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Fasting, when practised intermittently, can have a range of effects on your body. These effects could fall under the broad spectrum of being healthy, on one end and unhealthy, on the other. Here is what fasting does to your body:
A dramatic decrease in the consumption of calories aids rapid loss of weight but that is not necessarily helpful because along with burning fats, the body initiates muscle loss as well. Fasting does help in losing weight but when you fall back to the prior non-fasting phase, it starts storing the fats much more rapidly. Intermittent fasting does provide some renewed energy and gifts you with an experience of feeling ‘lighter’ but this feeling sets in a few days into the fasting regimen. The immediate effects of fasting could be fatigue and lack of motivation to indulge in daily activities but this gradually dwindles with time.
Fasting, in a way, resets the circadian clocks in your body. This reorganization of systems helps the body get rid of bad habits that were having adverse effects on your immunity. Reprogramming of this entire systemic rhythm, facilitated through fasting, benefits your health and provides the necessary protection against diseases like Alzheimer’s, Obesity and Parkinson’s. It also helps build the immune system, keeping common colds and allergies at bay.
Since the hunter-gatherer days man has been taught to be well prepared for the scarcity of food and evolution has aided our body to store fats, as much as possible, when a proper meal is being consumed, as there was no confirmation on the availability of food later on. Replicating this basic instinct, when our body is given food after an extended period of fasting, it tends to store the fats obtained from the food, to provide energy later. This results in overeating and has the opposite effect of weight loss, making the fast quite superfluous.
Long term or extended fasting can cause an imbalance in the bodily fluids leading to several health-related issues like thinning of hair, lesser electrolyte content and cardiac arrhythmia. It might worsen existing health conditions if the necessary medications are avoided to observe the fast diligently. Here, it is important to note the difference between fasting and starvation. Fasting is a lifestyle choice and can be observed only when the person feels fit enough to undertake it. Starvation on the other hand, is inclining more towards the unavailability and unwillingness to consume food which could have adverse effects on your system and overall health.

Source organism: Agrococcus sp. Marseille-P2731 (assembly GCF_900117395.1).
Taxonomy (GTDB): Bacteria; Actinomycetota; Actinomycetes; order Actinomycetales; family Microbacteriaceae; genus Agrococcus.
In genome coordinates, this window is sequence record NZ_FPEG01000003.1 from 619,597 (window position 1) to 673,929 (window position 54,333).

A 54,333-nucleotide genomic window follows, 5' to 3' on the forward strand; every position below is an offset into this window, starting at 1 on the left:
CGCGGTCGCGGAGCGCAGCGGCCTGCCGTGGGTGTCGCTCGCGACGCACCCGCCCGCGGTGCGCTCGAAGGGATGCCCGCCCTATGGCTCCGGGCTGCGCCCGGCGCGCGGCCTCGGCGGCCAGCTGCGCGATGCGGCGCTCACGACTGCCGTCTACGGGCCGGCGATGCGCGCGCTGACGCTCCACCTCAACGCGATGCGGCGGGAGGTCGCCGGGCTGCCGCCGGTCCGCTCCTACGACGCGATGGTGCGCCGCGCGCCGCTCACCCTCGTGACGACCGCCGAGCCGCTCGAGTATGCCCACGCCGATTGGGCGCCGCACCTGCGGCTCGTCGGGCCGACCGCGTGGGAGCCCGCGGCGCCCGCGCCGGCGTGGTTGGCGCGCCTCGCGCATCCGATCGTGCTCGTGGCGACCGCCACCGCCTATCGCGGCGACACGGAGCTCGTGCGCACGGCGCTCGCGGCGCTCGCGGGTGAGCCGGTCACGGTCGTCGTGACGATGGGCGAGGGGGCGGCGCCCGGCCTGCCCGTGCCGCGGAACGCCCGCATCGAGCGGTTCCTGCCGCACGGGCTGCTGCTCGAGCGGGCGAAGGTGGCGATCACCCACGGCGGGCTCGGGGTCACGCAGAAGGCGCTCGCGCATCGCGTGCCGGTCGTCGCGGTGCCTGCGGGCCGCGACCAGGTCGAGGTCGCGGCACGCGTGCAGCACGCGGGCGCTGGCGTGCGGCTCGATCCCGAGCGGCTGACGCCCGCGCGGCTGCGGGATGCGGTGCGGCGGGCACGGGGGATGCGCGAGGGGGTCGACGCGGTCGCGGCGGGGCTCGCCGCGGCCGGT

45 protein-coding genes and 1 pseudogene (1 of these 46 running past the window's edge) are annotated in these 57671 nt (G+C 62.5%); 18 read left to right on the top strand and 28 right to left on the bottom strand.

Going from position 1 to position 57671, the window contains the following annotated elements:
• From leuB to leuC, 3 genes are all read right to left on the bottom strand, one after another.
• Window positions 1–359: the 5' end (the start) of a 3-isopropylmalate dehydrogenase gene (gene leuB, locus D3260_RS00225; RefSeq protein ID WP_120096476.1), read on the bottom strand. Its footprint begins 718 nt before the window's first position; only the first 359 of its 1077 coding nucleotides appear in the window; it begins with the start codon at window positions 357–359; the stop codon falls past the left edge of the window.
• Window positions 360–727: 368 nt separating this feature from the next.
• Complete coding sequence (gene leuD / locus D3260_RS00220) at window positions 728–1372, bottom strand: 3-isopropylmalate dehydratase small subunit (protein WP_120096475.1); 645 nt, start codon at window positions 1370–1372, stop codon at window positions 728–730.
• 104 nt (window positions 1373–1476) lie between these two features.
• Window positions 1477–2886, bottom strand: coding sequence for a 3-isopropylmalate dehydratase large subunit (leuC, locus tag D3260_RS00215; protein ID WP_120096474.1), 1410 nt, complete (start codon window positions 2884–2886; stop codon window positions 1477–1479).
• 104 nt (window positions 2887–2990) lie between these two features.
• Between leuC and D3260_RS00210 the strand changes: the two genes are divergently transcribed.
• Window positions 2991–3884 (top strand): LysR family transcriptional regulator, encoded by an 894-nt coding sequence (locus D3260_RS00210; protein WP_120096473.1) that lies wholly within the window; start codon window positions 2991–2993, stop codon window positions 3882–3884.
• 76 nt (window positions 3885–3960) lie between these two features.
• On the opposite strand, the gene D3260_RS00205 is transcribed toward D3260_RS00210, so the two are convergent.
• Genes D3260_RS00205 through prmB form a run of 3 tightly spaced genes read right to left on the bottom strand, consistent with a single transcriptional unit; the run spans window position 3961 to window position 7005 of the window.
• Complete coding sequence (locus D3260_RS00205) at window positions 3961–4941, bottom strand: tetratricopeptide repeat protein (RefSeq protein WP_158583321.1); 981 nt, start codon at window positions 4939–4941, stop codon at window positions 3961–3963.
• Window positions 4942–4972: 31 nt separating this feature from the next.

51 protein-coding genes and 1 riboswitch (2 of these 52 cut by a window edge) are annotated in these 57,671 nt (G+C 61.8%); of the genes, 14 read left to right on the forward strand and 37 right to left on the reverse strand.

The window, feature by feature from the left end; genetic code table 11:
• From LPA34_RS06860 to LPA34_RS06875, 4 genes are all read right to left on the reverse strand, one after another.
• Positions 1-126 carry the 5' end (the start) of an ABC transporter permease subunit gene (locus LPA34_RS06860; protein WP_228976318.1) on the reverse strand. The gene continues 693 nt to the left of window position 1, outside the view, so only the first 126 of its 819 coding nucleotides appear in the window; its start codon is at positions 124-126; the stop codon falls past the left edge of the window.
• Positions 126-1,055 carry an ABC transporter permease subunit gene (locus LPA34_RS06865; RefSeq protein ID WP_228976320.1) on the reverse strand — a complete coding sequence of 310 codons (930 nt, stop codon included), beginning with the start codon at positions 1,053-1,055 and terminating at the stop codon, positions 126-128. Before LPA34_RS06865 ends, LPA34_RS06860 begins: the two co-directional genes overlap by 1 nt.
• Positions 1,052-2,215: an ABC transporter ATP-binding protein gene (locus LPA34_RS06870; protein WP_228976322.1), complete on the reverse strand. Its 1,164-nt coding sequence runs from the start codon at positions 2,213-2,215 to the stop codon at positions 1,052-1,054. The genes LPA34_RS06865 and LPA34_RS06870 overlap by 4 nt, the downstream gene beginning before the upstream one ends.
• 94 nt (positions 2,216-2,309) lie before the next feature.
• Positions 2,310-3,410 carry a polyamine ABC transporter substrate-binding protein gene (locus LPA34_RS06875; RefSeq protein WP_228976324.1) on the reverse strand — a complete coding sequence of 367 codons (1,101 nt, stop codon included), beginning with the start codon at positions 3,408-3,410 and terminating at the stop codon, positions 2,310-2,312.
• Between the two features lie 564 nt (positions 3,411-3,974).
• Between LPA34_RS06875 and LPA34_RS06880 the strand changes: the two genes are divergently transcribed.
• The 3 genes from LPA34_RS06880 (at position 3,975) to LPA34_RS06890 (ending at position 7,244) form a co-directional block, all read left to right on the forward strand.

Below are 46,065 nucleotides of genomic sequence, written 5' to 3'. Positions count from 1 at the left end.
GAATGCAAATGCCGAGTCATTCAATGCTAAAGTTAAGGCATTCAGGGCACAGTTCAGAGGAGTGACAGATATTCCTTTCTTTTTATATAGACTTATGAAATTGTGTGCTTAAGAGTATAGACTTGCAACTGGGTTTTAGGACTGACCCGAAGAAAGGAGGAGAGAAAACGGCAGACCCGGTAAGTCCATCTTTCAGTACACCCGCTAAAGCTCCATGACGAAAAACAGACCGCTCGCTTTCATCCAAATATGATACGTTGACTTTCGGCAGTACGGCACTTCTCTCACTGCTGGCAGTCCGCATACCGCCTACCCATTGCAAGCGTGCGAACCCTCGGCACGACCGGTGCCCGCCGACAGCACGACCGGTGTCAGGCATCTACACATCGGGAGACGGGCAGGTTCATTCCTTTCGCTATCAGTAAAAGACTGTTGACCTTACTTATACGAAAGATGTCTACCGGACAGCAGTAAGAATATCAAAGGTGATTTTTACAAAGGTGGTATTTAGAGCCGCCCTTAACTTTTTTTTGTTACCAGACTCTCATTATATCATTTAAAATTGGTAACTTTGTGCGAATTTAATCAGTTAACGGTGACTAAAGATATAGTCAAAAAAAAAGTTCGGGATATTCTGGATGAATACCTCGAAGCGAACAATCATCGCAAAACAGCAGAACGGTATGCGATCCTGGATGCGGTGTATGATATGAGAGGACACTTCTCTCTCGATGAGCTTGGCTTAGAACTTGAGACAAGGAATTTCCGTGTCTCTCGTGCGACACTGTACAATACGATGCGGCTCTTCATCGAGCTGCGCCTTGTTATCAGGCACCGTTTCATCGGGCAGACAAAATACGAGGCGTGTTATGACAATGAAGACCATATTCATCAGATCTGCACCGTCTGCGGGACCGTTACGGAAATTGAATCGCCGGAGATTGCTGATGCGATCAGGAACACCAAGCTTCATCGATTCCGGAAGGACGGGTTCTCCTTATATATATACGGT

By flushing out all the toxins from the body, fasting acts like a great detox routine as it helps clear all the junk that you may have dumped into the body, working like a great rejuvenating push for the digestive tract. The digestive system experiences less activity due to which, it is well-rested and more effective in its functions. This much needed body cleansing provides a greater scope of healing and repairing of damaged and irregular bodily systems.
Apart from its obvious physical benefits, fasting is found to have a lasting spiritual benefit on human beings. It helps achieve some clarity and enlightenment, thereby justifying its presence in most Holy Scriptures. Fasting is present in a variety of religions in different avatars, be it Ramadaan Roza or Lent Fasting or Shravan Upvaas. Every religious teaching has upheld the benefits of intermittent fasting, therefore despite its cons, the pros outweigh its benefits, provided it is practised in a safe, legitimate and appropriate manner. Indulging in cholesterol-drenched diets post-fast can do more harm than good and takes away from the entire purpose of fasting and to achieve the actual benefit out of the fast, it best to steer clear from these cholesterol soaked food items.
Read on to know How To Tackle Diabetes While Fasting In The Holy Month Of Ramzan
We are a team of food scientists and Ayurveda experts at Kapiva. Our mission is to raise awareness and educate people on ancient principles and herbs found in traditional texts. We work together to develop the most comprehensive content on Ayurveda which is grounded in peer-reviewed, scientific research.